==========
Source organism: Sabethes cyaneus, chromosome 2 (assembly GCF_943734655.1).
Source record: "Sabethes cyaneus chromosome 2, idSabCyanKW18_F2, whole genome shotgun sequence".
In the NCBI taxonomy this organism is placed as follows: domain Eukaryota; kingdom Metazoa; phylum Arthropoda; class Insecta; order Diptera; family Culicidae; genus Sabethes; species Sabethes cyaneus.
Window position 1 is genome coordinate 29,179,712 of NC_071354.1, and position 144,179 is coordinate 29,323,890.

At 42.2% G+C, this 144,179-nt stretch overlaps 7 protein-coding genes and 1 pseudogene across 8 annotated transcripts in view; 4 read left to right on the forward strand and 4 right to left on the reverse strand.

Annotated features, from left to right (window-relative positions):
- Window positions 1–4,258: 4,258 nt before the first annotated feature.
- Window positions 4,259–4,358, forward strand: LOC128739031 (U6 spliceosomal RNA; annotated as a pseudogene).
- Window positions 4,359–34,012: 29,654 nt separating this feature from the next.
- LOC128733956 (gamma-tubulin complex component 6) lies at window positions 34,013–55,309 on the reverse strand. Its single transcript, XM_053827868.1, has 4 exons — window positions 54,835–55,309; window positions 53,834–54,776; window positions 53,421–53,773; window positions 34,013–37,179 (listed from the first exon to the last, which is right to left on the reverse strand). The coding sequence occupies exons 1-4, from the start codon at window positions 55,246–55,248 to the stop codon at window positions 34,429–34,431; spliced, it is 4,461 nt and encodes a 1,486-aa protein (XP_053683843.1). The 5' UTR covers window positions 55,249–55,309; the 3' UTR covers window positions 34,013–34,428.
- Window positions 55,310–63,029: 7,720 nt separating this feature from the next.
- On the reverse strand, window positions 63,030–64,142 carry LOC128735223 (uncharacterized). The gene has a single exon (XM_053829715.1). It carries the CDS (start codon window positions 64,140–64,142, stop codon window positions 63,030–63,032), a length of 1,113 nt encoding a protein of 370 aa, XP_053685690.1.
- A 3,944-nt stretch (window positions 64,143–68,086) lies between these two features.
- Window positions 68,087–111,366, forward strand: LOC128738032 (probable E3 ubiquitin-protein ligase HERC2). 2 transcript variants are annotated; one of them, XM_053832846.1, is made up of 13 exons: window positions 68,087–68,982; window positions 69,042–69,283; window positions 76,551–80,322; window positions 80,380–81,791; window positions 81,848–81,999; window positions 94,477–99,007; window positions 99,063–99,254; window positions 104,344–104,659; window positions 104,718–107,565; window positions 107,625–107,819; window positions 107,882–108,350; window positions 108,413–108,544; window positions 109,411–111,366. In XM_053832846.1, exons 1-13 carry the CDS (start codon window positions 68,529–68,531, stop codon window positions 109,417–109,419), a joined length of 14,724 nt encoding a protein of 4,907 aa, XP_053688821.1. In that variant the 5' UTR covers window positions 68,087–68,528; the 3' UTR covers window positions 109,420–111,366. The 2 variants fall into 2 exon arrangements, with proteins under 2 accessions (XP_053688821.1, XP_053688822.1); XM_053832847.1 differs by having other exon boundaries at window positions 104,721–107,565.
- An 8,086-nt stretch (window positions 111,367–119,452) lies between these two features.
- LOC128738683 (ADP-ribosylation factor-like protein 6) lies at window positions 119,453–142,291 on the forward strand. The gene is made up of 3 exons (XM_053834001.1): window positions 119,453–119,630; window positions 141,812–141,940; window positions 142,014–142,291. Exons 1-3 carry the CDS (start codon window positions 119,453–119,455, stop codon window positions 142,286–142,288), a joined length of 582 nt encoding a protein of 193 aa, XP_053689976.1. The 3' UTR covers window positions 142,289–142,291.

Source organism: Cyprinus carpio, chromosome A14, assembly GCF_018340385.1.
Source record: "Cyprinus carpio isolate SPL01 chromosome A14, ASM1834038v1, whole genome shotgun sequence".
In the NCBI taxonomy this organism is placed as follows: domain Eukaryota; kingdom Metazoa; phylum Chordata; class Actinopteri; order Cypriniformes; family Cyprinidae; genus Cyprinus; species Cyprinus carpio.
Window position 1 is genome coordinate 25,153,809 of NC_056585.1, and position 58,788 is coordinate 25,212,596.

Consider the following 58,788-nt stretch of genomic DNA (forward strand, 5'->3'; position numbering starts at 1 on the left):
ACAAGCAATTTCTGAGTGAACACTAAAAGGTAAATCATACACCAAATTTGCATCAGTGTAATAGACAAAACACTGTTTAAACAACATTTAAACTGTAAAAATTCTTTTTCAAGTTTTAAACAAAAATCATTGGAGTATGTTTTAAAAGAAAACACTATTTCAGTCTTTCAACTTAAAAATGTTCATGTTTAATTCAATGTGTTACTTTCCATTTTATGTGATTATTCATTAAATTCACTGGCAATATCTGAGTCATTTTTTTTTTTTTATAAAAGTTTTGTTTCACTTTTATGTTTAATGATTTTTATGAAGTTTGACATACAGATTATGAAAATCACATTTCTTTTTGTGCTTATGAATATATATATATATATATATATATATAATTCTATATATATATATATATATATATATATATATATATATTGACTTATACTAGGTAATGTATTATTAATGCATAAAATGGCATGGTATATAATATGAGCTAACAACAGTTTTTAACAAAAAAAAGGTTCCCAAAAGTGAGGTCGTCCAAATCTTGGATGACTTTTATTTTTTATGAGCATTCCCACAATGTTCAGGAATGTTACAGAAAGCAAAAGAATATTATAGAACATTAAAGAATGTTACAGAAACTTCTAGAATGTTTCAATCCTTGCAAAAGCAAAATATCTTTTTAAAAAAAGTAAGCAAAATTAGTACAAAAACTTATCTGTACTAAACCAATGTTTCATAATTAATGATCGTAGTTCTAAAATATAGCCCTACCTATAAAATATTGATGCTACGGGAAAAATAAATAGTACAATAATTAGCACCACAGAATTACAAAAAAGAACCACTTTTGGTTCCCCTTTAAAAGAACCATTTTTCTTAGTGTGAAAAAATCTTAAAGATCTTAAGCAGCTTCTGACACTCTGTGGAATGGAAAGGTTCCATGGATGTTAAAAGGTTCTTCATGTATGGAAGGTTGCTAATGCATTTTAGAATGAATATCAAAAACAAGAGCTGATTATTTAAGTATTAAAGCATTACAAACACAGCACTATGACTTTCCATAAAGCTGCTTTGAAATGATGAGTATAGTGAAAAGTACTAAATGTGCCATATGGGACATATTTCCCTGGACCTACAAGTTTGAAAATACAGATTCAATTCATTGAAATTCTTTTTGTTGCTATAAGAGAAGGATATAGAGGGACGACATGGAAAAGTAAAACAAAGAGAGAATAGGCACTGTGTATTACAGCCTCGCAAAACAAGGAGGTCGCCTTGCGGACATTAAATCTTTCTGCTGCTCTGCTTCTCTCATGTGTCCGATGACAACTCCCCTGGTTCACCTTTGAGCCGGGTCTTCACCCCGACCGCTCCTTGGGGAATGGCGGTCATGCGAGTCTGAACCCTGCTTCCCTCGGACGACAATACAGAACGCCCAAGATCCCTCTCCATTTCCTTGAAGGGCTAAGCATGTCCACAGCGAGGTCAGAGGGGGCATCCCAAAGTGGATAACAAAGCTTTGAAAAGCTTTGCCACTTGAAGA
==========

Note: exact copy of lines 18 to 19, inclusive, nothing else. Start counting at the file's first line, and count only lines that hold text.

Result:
Source record: "Cyprinus carpio isolate SPL01 chromosome A14, ASM1834038v1, whole genome shotgun sequence".
In the NCBI taxonomy this organism is placed as follows: domain Eukaryota; kingdom Metazoa; phylum Chordata; class Actinopteri; order Cypriniformes; family Cyprinidae; genus Cyprinus; species Cyprinus carpio.